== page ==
The Copenhagen Jazz Festival is a ten-day marathon embracing more than 1,000 gigs under the slogan, “modern jazz and beyond since 1979”. Ironically the first live jazz I heard was “When The Saints Go Marching In” intruding from a touristy strip, but modal jazz reasserted itself from a packed bar round the corner and the strains of a modernist set drifted out of a park as clustered festival-goers tried to cram into scores of venues around the city.
The main concert arena is the gold-leafed Old Stage of the Royal Theatre, where I caught pianist Brad Mehldau and his role-swapping trio, one of the first to place jazz and rock classics on an equal plane. They opened with an original waltz, interlaced Charlie Parker with The Beatles and finished with a sublime reading of the torch song ballad “Since I Fell For You”.
Mehldau plays at an invitingly quiet volume, operates in the middle register – high note trills are a rarity and low notes hardly touched – and is ferociously analytic. But his emotional dynamics allow each solo to achieve gravitas without being po-faced. “When I Love Her” was tender and rich, the bebop angular and swinging and the unaccompanied finale riven with sensuality, desperation and fear. With bassist Larry Grenadier a strong solo voice and Jeff Ballard sensitive and firm in support, the trio functions brilliantly as a unit. Encores of “Still Crazy After All These Years” and a zippy rocker earned the long ovation.
Next, I twinned edgy Americana in the Prøvehallen centre, in the suburb of Valby, with a hard-edged celebration of Wayne Shorter in downtown Copenhagen. The first featured US guitarist Julian Lage, a rising star whose fluency almost beggars belief. Runs fluttered into the upper register at lightning speed and shimmering scrubs exploded into full-chord resonance. Here Lage was part of a disciplined international chamber quintet whose tonalities were set by alto sax and viola. Highlight was a sedate stroll through elasticised dissonance and the superb rhythmic control of percussionist Tupac Mantilla, whose body-as-drum finale was a teasing masterclass of rhythmic control.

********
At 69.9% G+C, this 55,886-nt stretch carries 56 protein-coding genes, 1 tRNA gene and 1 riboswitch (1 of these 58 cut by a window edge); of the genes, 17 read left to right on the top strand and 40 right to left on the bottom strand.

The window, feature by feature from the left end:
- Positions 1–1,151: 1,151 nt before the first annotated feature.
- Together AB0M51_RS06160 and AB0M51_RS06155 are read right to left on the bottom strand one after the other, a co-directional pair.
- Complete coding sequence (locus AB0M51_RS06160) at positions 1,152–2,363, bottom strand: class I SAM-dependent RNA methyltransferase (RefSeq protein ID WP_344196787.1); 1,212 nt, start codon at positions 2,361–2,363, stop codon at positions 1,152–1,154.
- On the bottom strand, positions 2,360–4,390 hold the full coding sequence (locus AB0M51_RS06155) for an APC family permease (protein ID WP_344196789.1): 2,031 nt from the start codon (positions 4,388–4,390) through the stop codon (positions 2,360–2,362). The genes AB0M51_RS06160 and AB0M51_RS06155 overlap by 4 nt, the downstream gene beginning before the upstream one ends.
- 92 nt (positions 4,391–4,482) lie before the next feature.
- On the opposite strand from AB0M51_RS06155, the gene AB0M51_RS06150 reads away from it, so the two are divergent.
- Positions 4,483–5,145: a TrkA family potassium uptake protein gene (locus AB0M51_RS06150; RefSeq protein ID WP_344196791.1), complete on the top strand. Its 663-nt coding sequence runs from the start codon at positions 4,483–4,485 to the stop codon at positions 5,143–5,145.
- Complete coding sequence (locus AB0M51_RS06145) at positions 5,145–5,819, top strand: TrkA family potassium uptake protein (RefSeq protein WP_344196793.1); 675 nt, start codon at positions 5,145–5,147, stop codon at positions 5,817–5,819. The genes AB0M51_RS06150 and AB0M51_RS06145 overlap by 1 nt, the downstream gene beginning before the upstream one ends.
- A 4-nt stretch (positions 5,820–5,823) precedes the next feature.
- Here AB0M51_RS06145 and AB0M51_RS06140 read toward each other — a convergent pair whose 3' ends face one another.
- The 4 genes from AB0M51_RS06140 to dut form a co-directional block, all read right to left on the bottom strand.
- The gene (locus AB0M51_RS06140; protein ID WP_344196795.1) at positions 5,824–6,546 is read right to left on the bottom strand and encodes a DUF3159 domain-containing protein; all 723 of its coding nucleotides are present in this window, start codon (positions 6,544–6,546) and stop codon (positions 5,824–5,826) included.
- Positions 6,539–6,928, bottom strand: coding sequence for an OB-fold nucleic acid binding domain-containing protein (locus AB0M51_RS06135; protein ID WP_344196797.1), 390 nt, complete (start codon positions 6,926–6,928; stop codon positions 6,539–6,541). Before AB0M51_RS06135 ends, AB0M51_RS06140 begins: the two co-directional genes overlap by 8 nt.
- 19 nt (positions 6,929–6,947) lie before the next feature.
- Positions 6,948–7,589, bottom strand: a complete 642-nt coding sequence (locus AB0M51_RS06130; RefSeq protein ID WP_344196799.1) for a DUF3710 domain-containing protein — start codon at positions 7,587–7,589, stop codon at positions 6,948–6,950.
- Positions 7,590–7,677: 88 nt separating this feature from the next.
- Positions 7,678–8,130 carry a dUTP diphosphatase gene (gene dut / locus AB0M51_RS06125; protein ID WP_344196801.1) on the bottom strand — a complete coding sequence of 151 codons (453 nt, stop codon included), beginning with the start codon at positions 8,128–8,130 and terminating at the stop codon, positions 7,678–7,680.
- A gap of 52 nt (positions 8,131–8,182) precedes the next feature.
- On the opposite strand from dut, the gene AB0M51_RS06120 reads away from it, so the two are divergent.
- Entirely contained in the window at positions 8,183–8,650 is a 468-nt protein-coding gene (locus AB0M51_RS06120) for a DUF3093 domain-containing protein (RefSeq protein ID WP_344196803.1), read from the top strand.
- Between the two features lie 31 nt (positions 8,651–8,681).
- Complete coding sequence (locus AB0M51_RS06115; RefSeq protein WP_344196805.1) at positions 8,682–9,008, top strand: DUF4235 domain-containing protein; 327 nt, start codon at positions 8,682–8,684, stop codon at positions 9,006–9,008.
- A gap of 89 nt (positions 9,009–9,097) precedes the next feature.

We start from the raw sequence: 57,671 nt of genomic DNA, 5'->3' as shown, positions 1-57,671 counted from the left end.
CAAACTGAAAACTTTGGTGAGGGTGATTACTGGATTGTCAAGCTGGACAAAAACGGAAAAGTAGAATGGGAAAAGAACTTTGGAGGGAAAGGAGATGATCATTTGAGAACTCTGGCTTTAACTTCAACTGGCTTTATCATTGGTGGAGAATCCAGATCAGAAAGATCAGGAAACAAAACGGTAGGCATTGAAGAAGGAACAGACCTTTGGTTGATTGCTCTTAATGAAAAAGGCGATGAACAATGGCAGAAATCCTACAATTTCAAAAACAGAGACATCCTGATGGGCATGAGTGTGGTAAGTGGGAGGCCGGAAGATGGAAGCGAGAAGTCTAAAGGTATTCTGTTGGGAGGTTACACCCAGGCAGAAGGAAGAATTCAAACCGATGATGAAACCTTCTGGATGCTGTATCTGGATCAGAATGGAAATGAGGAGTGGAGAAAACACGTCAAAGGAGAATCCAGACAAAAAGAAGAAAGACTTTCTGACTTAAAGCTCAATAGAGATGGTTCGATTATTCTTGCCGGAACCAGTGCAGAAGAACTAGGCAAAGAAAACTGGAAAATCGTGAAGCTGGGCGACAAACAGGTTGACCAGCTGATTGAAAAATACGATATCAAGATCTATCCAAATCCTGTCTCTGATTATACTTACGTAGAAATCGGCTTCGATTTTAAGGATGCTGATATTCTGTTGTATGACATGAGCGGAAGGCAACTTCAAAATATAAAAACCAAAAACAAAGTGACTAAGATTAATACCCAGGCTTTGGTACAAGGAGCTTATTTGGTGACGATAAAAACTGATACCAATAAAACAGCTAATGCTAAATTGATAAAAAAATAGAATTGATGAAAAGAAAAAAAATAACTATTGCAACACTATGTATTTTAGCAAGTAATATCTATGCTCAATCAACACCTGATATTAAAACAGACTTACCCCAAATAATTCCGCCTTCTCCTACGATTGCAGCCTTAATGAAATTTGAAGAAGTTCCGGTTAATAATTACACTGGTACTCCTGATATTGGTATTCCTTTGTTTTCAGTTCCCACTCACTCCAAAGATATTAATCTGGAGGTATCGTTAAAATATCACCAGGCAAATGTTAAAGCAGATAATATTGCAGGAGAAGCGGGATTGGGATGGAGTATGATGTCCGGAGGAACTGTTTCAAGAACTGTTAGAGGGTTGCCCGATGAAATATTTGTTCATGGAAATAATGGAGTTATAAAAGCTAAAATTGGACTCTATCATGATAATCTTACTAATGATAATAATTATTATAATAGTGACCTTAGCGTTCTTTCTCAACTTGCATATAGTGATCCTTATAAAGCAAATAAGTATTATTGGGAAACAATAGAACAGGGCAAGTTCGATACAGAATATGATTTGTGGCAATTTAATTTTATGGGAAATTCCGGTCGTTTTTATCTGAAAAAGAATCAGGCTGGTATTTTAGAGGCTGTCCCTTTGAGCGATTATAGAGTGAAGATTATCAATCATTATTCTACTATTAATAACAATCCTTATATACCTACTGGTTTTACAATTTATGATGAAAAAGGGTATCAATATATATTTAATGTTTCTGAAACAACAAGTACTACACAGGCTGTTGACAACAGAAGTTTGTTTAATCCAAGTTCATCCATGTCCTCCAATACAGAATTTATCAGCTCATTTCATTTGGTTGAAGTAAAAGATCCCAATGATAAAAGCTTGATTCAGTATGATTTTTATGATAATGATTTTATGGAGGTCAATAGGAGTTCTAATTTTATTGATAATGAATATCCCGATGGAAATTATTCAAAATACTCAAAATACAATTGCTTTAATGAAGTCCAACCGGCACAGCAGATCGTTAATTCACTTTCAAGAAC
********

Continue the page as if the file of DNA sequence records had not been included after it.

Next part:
Joe Lovano and Dave Douglas’s sax and trumpet-led celebration of Wayne Shorter was at the shiny-new Jazzhouse, the longstanding club reopening after a devastating flood wrecked it last September. Lovano and Douglas are inspired by the spirit of Wayne Shorter, but perhaps wisely write their own script. Every number was a root-and-branch original; shorter classics made an occasional oblique reference but there was no attempt at mimicry.
What we got was exhilaratingly tight contemporary jazz that captured Shorter’s free-wheeling spirit and oblique turn of phrase. Lovano and Douglas chased and harried, there were brittle duets, long lost-in-music solos, and a rhythm section on fire: explosive bombs from drummer Joey Baron; nimble trickery and solid walks from bassist Linda Oh. And as with Shorter, you never knew what would happen next.
In contrast, the “Miles Smiles” sextet stuck close to the tried and tested when celebrating Miles Davis at Tuesday’s headline concert. Wallace Roney was Miles Davis’s understudy during the trumpeter’s latter years, and every musician had played in a Davis line-up. Roney has taken on board Davis’s close-argued lines and brooding melodrama, and delivers them with flair. Bassist Darryl Jones and drummer Omar Hakim laid down the crunchy riffs and heavily decorated backbeats of Davis’s last decade, Roney’s pinched stabs and whispered mutters conveying both sorrow and joy.
Organist Joey DeFrancesco was equally exciting, and his time-perfect flight over an agonisingly slow blues was a highlight. As the set progressed, the atmosphere became more jam session bash than tight-knit gig, and the mid-tempo swing of “Bye Bye Blackbird” sagged. The double encore of “Jean Pierre” and “Round About Midnight” was tight and neat, but the long ovation still came as something of a surprise.
Kurt Elling, guitarist Charlie Hunter and drummer Derek Phillips charmed the pants off a late afternoon audience in the garden of the Christians Kirke. Hunter plays bass, rhythm and lead simultaneously, brilliant at each, and Elling has a vocal range and panache to match. It was a lovely gig, with an unexpected highlight, Del Shannon’s “Runaway” transformed into a menacing account of lost possibilities.
Wayne Shorter was the festival headliner, and the logic and passion of his Tuesday night concert nailed the audience to their seats. Pianist Danillo Perez and bassist John Patitucci have been with the saxophonist for years, and seem plugged deep into Shorter’s unconscious, while new recruit Jorge Rossi on drums is confidently learning the ropes. The performance was a long episodic structure of spectral motifs, stupendous highs and shattered fragments of rhythm bookended by two whistled notes from the leader.
Shorter stood by the piano urging his band to greater extremes. With the brew bubbling nicely, he would add breathy tenor or ethereal soprano, scatter oblique lines and then rampage with controlled intent. A pentatonic dance followed, and then a trace of a riff, and then, too soon despite a long set, the first encore, “Atlantis”. An ovation coaxed a second, a gentle elegy with a thumping crescendo in the middle.
Copenhagen Jazz Festival ends July 15. www.jazz.dk